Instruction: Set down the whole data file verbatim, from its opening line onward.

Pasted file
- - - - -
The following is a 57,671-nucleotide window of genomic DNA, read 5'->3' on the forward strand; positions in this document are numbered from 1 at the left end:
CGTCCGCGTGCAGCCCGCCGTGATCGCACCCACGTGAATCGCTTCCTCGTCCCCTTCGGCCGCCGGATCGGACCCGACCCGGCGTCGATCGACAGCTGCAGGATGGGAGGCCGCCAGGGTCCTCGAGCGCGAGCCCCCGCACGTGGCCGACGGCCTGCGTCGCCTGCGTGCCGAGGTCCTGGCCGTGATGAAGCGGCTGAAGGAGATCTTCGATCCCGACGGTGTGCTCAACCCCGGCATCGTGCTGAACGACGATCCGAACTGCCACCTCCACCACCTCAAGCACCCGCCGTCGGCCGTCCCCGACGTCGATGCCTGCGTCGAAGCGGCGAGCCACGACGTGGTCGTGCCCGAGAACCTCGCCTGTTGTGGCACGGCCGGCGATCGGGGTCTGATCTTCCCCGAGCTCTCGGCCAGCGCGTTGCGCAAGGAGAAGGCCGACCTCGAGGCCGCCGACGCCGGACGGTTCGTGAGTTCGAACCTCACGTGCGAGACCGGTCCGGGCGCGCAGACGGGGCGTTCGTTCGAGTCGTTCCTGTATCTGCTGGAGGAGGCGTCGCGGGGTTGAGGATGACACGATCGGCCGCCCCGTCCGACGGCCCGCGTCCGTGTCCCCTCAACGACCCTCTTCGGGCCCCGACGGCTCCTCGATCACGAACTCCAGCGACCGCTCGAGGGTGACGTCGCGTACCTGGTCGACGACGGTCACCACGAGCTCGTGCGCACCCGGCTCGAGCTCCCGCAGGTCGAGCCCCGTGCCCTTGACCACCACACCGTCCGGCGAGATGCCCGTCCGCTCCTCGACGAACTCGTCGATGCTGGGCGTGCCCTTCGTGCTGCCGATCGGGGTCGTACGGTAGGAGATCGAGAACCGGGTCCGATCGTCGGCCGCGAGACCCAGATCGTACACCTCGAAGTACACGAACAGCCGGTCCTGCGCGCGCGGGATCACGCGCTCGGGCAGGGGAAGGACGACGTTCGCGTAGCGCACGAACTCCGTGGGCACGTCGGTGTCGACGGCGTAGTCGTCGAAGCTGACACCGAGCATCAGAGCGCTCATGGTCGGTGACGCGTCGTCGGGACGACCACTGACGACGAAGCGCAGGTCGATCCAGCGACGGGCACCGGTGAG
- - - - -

The following is a 57,671-nucleotide window of genomic DNA, read 5'->3' on the forward strand; positions in this document are numbered from 1 at the left end:
CGTCCGCGTGCAGCCCGCCGTGATCGCACCCACGTGAATCGCTTCCTCGTCCCCTTCGGCCGCCGGATCGGACCCGACCCGGCGTCGATCGACAGCTGCAGGATGGGAGGCCGCCAGGGTCCTCGAGCGCGAGCCCCCGCACGTGGCCGACGGCCTGCGTCGCCTGCGTGCCGAGGTCCTGGCCGTGATGAAGCGGCTGAAGGAGATCTTCGATCCCGACGGTGTGCTCAACCCCGGCATCGTGCTGAACGACGATCCGAACTGCCACCTCCACCACCTCAAGCACCCGCCGTCGGCCGTCCCCGACGTCGATGCCTGCGTCGAAGCGGCGAGCCACGACGTGGTCGTGCCCGAGAACCTCGCCTGTTGTGGCACGGCCGGCGATCGGGGTCTGATCTTCCCCGAGCTCTCGGCCAGCGCGTTGCGCAAGGAGAAGGCCGACCTCGAGGCCGCCGACGCCGGACGGTTCGTGAGTTCGAACCTCACGTGCGAGACCGGTCCGGGCGCGCAGACGGGGCGTTCGTTCGAGTCGTTCCTGTATCTGCTGGAGGAGGCGTCGCGGGGTTGAGGATGACACGATCGGCCGCCCCGTCCGACGGCCCGCGTCCGTGTCCCCTCAACGACCCTCTTCGGGCCCCGACGGCTCCTCGATCACGAACTCCAGCGACCGCTCGAGGGTGACGTCGCGTACCTGGTCGACGACGGTCACCACGAGCTCGTGCGCACCCGGCTCGAGCTCCCGCAGGTCGAGCCCCGTGCCCTTGACCACCACACCGTCCGGCGAGATGCCCGTCCGCTCCTCGACGAACTCGTCGATGCTGGGCGTGCCCTTCGTGCTGCCGATCGGGGTCGTACGGTAGGAGATCGAGAACCGGGTCCGATCGTCGGCCGCGAGACCCAGATCGTACACCTCGAAGTACACGAACAGCCGGTCCTGCGCGCGCGGGATCACGCGCTCGGGCAGGGGAAGGACGACGTTCGCGTAGCGCACGAACTCCGTGGGCACGTCGGTGTCGACGGCGTAGTCGTCGAAGCTGACACCGAGCATCAGAGCGCTCATGGTCGGTGACGCGTCGTCGGGACGACCACTGACGACGAAGCGCAGGTCGATCCAGCGACGGGCACCGGTGAG